The YSHS Mock Trial team, from left: Ben Wesolowski,
Jon Bullock, advisor Joyce McCurdy, Jeffrey R. McQuiston, president
of the Dayton Bar Association, Lydia Gerthoffer, Martin Borchers,
James Hyde, Scott Keyes, Rose Byrnes, Glenn Reed, Alex Melecki,
Charlie Cromer, Aaron Zagory and Dylan Borchers.
Mock Trial team earns trip to state championship
Joyce McCurdy, the Yellow Springs High School Mock Trial advisors knew
this years team had panache. She was right.
For the first time since mock trial began in 1983, the Yellow Springs
team won the District 2003 Ohio Mock Trial Competition and qualified for
a shot at the state championship next week.
I think they have the ability to win it, McCurdy said.
The teams district win at the Montgomery County Courthouse on Feb.
21 was particularly triumphant because YSHS had only six weeks to prepare
for trial, while the other 15 Dayton-area teams had over twice as long
to prepare. And both the YSHS prosecuting and defending teams were able
to win their cases in the individual matches.
In mock trial competitions, a panel of three local judges awards points
to each team based on a variety of skills, such as showing the ability
to think quickly in redirecting cross examinations, supporting objections,
knowing courtroom procedure and following courtroom decorum.
YSHS won 343 points, the highest score of the day. The judges awarded
prosecuting attorney Aaron Zagory a best attorney award and James Hyde
and Charlie Cromer won best witness awards.
Chaminade Juliennes team 1 came in second with 334 points and Butlers
team 1 came in third with 325 points. The other participating schools
were Bellbrook, Bethel, Centerville, Eaton, Fairmont, Miamisburg, Northmont,
Trotwood-Madison and Valleyview.
All the teams presented a case based on an historic appeal during the
Civil War concerning an Ohio resident, Lamdin P. Miller, who claimed he
was unlawfully imprisoned for insurrection against the Union.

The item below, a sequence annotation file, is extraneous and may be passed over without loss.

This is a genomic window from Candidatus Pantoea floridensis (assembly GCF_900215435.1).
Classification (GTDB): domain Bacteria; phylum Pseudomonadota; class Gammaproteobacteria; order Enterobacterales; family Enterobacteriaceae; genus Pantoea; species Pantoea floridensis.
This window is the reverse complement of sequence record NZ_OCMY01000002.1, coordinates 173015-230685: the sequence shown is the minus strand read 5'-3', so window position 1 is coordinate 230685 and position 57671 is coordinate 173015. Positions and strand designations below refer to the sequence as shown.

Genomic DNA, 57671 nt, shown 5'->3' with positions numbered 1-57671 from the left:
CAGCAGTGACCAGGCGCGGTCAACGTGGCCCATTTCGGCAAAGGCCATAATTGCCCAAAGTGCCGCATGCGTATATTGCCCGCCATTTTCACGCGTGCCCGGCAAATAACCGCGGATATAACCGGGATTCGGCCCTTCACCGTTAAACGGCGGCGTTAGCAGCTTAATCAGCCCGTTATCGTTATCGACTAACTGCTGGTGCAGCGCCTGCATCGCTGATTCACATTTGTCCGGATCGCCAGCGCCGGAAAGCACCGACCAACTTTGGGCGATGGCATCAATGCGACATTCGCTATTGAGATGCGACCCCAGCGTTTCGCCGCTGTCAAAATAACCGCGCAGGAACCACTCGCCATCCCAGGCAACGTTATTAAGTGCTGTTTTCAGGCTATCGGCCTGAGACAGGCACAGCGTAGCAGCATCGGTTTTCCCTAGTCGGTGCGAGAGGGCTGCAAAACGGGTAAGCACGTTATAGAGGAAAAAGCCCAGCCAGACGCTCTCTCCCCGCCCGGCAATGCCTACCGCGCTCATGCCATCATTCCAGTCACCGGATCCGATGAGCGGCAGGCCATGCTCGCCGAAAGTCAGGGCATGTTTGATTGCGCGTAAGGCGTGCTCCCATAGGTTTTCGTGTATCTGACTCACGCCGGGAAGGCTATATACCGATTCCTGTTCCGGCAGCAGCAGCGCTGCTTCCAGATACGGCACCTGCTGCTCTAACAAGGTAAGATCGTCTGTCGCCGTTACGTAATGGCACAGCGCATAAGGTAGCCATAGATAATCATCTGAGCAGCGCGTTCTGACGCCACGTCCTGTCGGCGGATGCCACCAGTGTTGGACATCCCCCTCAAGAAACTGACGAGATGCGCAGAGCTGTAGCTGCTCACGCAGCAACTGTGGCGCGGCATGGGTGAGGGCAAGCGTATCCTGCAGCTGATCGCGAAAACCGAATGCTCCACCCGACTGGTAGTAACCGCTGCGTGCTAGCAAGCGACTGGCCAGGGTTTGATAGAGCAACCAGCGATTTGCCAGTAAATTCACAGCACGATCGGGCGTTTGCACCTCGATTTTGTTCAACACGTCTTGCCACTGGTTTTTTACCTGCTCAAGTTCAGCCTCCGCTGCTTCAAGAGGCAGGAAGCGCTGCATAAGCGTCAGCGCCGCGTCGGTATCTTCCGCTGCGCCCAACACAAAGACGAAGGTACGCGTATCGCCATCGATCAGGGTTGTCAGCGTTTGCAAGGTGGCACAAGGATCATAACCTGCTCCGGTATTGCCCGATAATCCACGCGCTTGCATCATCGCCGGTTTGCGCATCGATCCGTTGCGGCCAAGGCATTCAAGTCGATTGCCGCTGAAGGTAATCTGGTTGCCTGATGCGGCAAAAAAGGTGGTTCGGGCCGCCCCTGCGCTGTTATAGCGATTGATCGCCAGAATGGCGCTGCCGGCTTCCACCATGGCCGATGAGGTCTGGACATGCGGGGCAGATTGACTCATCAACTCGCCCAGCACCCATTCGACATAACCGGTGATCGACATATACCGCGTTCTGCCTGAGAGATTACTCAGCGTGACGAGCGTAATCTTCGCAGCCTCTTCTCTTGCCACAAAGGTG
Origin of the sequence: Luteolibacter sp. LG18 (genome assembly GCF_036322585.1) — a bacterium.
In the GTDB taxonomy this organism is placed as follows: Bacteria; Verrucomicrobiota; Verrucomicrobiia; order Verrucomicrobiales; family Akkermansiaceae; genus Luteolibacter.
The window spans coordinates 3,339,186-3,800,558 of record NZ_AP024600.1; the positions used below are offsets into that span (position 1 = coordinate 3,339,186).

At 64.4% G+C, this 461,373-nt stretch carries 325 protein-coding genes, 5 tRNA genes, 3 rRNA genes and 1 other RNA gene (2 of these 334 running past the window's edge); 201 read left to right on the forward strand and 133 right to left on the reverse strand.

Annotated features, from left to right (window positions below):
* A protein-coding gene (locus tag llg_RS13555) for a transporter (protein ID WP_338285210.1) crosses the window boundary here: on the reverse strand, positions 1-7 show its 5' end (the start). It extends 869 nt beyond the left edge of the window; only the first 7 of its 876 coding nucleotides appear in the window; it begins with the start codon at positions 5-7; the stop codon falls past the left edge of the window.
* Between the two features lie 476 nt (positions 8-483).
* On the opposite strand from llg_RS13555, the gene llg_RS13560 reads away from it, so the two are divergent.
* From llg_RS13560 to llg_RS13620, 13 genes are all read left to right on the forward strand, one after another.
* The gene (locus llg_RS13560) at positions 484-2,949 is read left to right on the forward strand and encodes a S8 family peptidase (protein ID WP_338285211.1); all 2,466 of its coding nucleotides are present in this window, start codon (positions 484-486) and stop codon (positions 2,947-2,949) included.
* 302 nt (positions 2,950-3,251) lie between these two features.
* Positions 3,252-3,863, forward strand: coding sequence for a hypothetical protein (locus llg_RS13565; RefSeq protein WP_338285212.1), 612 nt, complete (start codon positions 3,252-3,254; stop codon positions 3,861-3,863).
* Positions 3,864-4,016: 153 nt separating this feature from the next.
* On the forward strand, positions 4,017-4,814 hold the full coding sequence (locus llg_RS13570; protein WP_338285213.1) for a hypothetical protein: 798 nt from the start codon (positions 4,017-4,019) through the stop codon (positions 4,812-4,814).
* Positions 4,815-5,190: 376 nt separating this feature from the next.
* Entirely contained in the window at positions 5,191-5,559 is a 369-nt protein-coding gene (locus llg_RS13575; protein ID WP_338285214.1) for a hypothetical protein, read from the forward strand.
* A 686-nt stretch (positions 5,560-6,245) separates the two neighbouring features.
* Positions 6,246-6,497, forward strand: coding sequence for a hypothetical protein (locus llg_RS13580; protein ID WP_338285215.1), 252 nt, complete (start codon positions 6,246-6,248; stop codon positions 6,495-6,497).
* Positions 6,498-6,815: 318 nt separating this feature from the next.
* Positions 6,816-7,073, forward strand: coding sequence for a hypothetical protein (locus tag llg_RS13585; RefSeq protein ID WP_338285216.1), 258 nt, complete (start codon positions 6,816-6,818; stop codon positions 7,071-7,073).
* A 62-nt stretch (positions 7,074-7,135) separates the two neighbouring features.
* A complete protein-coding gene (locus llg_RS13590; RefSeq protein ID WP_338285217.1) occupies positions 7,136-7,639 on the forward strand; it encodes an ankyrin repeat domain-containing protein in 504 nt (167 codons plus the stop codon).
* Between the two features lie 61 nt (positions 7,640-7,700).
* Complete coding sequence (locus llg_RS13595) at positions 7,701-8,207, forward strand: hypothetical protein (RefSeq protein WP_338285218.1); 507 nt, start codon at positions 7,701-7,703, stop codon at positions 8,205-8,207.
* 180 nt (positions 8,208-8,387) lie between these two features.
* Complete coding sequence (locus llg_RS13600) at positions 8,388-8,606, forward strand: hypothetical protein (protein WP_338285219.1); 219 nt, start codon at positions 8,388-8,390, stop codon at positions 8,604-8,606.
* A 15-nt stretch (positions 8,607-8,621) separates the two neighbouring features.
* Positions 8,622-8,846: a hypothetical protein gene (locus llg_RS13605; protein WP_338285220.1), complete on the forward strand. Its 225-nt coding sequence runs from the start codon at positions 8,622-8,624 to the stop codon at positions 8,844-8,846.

The YSHS petitioning team was led by Zagory and co-counsel Scott Keyes,
who said they relied on the First Amendment to argue that their client
had not been unpatriotic in speaking out against the Republican Party.
Hyde played the part of Miller, the petitioner, and used logical statements
to refute the accusation that he was a traitor, Keyes said in an interview.
The other witness for the petitioners side was R.C. Bocking, played
by Rose Byrnes.
On the side representing the State of Ohio were lead attorney Alex Melecki
and co-counsel Dylan Borchers, and two witnesses played by Cromer and
Glenn Reed. Though the defending team won its case as well, Borchers said
that morally he was on the side of the petitioner, whose right to free
speech and freedom of expression were hanging in the balance.
It goes against my ideals, but I want to be a lawyer, and this experience
makes me realize youll have to put your own views aside, Borchers
The entire team received a lot of help reinforcing arguments and following
legal protocol from Dayton attorney John Paul Rion. A practicing trial
lawyer, Rion counseled the team for several hours over a few weekends
to help each member prepare for the unexpected.
He helped us a lot with demeanor and poise and told us to stand
up straight and take control of the room, Melecki said.
The other trial participants included Jon Bullock as the bailiff, and
Lydia Gerthoffer, Martin Borchers and Ben Wesolowski as the film crew.
YSHS will compete against 40 other teams during state competition, which
begins Thursday, March 13, at the Franklin County Courthouse, The championship
round will be held at the Town Hall in Ohio Village. The state champion
will receive up to $5,000 to help pay for the opportunity to participate
in the National Mock Trial Competition.